An Ordinary Day

I am grateful to have an ordinary day.

As a not so ordinary week comes to an end, I found myself looking forward to a bit of normalcy today. The kind of normalcy where I tell my children more than once to get themselves dressed. The normal morning where I nearly forget essentials like earrings or coffee. Or the normal work day morning routine where the boys squabble over who gets the first hug as I’m on my way out the door. Normal. Ordinary.

This week has been one of those roller coaster type rides I think most parents anticipate, but are never quite prepared for.

It started with registering my youngest son for kindergarten. Come September, all three of my children will now be enrolled all day in formal education. I’m sure most parents can relate to the storm of emotions this event can trigger. The bittersweet milestones as we watch our children grow up.

Now there are no more babies. No more cuddly, little boys who need their mama. No more being the center of the universe. Now their peers will become the most important influence in their lives. Have I given them all they need to move successfully into this next phase of their lives?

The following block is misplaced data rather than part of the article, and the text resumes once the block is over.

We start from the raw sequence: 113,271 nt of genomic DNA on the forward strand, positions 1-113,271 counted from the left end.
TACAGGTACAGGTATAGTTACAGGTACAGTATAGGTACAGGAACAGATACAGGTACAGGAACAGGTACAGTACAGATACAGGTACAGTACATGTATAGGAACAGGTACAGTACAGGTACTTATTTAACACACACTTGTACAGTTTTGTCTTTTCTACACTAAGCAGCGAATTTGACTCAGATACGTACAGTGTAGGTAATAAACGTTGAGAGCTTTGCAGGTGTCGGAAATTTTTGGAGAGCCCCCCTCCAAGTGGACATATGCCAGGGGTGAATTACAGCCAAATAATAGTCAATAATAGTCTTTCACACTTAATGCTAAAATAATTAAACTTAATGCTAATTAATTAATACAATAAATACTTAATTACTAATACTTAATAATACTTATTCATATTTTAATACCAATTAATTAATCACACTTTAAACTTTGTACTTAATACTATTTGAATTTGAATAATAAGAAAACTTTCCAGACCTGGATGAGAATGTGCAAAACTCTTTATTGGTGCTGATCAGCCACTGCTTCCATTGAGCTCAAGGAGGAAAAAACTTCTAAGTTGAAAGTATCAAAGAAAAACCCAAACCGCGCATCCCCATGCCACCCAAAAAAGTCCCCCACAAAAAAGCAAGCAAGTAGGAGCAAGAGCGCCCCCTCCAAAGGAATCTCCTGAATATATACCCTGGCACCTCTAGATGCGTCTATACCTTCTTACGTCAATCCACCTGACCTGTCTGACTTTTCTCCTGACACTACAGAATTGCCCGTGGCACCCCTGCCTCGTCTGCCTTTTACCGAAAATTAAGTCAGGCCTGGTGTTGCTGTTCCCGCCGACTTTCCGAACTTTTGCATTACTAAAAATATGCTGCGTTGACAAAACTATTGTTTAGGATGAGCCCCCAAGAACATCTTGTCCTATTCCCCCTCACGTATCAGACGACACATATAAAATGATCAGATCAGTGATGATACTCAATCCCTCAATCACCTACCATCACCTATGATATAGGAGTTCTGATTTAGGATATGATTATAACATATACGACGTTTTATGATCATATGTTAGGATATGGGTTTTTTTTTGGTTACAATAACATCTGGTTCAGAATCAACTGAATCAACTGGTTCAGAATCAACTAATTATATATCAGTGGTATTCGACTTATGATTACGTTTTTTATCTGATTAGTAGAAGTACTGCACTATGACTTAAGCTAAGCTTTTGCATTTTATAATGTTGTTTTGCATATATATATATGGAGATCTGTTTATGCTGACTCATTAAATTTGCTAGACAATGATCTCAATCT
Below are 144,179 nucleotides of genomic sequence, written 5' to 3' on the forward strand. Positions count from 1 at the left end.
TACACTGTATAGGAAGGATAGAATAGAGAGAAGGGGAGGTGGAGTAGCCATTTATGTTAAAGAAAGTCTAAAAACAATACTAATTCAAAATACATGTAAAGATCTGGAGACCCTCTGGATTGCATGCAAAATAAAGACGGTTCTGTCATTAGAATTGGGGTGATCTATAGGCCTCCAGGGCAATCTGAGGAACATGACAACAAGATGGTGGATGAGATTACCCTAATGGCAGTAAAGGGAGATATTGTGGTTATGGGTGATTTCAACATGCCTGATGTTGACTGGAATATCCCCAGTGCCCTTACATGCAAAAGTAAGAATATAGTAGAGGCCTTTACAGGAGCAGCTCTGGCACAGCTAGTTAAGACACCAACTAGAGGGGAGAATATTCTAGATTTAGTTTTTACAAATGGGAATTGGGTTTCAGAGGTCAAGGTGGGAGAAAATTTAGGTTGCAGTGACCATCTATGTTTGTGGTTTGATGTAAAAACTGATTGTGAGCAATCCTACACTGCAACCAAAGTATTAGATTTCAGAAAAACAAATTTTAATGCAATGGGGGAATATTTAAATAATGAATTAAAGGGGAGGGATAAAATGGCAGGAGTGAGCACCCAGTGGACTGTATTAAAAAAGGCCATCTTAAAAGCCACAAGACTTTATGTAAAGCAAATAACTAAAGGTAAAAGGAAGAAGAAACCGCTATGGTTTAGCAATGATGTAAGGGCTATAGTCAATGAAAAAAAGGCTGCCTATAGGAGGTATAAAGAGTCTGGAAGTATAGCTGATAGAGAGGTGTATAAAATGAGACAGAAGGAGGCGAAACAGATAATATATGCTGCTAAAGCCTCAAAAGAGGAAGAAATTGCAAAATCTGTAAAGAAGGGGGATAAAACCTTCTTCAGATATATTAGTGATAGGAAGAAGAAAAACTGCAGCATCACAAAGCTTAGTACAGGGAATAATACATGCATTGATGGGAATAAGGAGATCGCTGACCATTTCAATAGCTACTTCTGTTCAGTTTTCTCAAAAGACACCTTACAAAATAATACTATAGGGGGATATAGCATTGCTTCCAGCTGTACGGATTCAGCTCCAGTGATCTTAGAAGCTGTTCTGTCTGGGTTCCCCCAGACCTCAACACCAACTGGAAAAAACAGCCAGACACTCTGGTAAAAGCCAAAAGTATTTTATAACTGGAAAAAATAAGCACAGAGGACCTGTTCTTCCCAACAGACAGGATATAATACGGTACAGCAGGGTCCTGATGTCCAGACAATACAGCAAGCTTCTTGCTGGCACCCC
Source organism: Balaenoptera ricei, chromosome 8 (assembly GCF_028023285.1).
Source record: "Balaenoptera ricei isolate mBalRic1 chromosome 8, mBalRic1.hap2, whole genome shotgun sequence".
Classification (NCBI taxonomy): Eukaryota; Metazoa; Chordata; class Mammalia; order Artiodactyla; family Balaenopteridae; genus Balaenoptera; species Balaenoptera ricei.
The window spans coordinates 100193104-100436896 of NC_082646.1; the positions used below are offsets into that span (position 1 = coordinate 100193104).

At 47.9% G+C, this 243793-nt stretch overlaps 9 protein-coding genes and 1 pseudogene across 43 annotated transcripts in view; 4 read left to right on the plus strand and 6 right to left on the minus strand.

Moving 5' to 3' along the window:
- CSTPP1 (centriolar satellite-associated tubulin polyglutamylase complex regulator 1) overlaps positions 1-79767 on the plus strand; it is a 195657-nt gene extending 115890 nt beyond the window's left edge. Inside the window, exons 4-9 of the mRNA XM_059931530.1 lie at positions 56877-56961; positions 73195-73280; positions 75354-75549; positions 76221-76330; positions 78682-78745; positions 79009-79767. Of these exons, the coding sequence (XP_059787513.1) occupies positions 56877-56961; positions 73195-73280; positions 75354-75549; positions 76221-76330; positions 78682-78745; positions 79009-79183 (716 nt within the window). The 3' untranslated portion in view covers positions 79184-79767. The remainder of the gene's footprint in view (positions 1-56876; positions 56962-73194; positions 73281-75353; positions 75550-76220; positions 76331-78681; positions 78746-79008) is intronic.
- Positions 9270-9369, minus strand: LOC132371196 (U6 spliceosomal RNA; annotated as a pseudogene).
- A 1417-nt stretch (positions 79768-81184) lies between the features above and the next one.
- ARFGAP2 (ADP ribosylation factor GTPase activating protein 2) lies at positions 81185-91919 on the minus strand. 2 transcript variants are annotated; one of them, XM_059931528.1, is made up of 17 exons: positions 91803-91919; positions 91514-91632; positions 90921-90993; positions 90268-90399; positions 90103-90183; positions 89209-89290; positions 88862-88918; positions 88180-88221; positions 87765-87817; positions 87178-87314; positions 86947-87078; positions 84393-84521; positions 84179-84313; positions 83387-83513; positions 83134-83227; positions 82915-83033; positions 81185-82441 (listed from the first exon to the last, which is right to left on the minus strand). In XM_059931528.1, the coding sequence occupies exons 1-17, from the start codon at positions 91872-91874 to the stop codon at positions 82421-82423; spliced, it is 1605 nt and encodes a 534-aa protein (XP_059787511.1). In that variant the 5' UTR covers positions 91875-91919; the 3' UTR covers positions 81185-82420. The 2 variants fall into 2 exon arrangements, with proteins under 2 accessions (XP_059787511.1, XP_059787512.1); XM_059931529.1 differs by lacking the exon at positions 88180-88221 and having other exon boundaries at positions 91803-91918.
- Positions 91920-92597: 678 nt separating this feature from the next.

As if this emotional trauma wasn’t enough, I no sooner returned to work after completing this task when I got the call no parent wants to get from the school. “We have your son here in the office. There’s been a fall on the playground. Can you come right away?” Of course, I dropped everything—including my uneaten lunch—and went straight to the school.

I arrived to find emergency vehicles outside in the parking lot. The principal met me at the front door. Inside, was my middle son, his arm very obviously broken, scared and in pain, but holding it together pretty well, all things considered. We spent the next several hours in the ER waiting for x-rays, waiting for doctors, waiting for results of x-rays, and so on.

My son hadn’t had his lunch either, having fallen during recess which comes right before they eat. So, between the pain and discomfort of his injured arm, the pain of hunger and being denied food because he had to be sedated for treatment, and the pain of sheer boredom, it was a lengthy ordeal for both of us. One I hope I never have to repeat.

I’m a mother of three active little boys, and there’s always been a sense of inevitability about this sort of thing. I wondered when the first incident would come. Which of my three boys it would be.

The inevitable has happened. After three days of adjusting to life with one useable arm, of having to help my son dress himself or use the bathroom and of doing my best not to allow my other two children to feel neglected in the wake of their brother’s obvious need, I am exhausted. Both physically and emotionally.

Today, I am grateful for a normal, ordinary day. A day filled with ordinary things. Normal things such as reminding my children more than once to get dressed, forgetting essentials like earrings and the daily squabble over who gets the first hug as I’m on the way out the door for work.

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